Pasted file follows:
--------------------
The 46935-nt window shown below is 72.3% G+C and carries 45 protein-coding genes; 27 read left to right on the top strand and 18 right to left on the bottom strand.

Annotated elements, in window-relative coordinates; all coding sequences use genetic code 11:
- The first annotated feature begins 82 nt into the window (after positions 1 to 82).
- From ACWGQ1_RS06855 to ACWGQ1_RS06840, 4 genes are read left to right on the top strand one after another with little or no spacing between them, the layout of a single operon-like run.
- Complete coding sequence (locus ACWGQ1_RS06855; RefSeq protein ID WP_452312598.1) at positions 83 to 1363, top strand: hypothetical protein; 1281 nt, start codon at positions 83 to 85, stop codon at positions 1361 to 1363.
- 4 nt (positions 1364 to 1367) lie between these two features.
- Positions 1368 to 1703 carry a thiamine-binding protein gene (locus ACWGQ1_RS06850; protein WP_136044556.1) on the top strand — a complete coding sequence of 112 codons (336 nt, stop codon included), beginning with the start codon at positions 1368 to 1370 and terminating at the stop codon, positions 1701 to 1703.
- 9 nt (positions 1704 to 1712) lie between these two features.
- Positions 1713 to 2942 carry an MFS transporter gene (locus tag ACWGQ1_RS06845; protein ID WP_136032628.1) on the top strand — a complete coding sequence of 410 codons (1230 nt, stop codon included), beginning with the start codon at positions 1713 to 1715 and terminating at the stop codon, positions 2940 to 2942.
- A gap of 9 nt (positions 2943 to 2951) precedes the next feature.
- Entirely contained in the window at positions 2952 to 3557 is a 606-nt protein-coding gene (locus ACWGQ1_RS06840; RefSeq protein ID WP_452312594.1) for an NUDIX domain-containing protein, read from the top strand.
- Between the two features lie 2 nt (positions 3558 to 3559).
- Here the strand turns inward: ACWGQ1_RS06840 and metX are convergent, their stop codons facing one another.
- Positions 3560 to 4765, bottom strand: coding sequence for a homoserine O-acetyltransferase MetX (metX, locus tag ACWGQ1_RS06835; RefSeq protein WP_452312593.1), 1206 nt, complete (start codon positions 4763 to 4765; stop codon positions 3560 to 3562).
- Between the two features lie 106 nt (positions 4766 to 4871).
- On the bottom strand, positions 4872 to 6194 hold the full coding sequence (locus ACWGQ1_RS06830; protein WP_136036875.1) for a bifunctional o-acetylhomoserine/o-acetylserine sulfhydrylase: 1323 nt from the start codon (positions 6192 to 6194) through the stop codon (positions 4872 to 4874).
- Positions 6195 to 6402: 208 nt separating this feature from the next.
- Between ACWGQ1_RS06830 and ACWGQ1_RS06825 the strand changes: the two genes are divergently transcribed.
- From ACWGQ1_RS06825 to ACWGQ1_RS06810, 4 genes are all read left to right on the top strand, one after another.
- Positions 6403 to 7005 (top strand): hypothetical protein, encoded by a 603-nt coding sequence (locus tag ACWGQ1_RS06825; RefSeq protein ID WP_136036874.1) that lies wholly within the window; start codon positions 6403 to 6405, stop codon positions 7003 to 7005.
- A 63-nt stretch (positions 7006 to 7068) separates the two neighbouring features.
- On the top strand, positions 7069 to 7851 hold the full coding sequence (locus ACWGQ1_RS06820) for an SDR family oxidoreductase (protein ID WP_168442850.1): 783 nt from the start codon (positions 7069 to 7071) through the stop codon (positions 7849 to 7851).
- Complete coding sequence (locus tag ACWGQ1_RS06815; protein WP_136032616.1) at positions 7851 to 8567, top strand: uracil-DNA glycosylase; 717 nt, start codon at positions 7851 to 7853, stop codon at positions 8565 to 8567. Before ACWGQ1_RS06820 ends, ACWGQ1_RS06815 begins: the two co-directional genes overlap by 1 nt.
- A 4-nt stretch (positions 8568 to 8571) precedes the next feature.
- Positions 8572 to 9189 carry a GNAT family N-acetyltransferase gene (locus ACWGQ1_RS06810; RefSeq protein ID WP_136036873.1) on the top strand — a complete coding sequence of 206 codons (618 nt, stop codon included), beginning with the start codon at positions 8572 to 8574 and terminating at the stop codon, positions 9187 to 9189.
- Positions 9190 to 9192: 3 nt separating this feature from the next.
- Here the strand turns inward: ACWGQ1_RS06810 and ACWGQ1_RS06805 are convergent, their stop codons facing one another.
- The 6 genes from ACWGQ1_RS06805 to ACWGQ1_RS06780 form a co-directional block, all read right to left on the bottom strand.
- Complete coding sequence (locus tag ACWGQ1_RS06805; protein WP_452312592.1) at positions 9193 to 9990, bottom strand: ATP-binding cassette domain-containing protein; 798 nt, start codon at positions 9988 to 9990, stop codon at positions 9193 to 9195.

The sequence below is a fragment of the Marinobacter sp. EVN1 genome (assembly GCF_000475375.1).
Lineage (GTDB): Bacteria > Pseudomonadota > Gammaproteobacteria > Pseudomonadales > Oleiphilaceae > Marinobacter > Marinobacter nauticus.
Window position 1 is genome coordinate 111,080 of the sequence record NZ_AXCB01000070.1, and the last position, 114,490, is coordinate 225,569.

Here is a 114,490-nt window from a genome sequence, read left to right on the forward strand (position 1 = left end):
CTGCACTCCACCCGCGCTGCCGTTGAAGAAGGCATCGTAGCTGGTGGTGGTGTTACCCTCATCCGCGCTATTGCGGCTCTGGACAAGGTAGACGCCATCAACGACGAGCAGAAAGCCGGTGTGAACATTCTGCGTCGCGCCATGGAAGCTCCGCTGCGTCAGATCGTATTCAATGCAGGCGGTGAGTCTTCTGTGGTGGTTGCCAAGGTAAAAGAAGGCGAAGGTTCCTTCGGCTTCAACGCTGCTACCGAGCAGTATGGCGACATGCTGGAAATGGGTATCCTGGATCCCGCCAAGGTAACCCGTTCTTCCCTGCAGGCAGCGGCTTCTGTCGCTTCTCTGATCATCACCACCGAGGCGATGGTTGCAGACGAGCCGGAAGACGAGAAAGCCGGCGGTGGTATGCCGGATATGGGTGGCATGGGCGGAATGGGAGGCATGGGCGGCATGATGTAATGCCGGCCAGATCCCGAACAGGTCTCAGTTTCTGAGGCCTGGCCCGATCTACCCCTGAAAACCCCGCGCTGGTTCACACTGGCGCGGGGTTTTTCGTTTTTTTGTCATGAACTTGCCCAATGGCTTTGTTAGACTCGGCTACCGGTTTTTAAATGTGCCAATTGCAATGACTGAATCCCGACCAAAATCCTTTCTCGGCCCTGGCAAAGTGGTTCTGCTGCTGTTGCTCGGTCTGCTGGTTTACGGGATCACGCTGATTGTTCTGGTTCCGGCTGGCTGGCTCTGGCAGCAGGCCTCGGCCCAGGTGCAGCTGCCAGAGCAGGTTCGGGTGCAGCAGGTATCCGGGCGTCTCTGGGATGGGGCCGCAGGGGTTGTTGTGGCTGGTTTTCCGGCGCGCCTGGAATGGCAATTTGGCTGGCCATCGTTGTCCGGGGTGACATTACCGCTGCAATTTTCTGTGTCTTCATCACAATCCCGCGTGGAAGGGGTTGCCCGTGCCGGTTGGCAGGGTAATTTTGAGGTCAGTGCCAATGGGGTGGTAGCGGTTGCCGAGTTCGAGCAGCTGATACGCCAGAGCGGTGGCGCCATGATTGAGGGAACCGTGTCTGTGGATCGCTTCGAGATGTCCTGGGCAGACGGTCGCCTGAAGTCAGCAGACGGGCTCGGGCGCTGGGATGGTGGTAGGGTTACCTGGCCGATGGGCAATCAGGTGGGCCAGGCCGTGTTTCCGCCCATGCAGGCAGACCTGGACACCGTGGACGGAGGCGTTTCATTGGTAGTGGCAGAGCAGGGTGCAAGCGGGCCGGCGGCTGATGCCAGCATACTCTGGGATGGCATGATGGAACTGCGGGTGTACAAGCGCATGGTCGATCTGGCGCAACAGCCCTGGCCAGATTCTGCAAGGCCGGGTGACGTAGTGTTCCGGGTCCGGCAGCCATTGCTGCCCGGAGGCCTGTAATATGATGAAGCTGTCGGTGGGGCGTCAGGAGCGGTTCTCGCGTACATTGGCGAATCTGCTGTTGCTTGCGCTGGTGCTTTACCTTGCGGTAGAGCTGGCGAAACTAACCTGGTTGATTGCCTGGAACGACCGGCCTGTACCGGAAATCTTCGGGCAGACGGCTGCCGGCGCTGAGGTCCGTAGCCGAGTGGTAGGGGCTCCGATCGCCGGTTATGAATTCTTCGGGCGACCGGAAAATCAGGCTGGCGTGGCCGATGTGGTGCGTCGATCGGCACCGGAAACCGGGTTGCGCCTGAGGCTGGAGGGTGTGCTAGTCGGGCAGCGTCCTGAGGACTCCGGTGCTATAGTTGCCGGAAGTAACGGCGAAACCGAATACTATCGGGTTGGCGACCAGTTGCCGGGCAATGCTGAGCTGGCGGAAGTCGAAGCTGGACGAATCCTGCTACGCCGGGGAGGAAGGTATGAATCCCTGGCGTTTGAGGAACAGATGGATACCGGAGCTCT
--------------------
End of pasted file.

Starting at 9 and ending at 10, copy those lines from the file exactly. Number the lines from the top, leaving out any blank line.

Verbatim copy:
- Positions 1713 to 2942 carry an MFS transporter gene (locus tag ACWGQ1_RS06845; protein ID WP_136032628.1) on the top strand — a complete coding sequence of 410 codons (1230 nt, stop codon included), beginning with the start codon at positions 1713 to 1715 and terminating at the stop codon, positions 2940 to 2942.
- A gap of 9 nt (positions 2943 to 2951) precedes the next feature.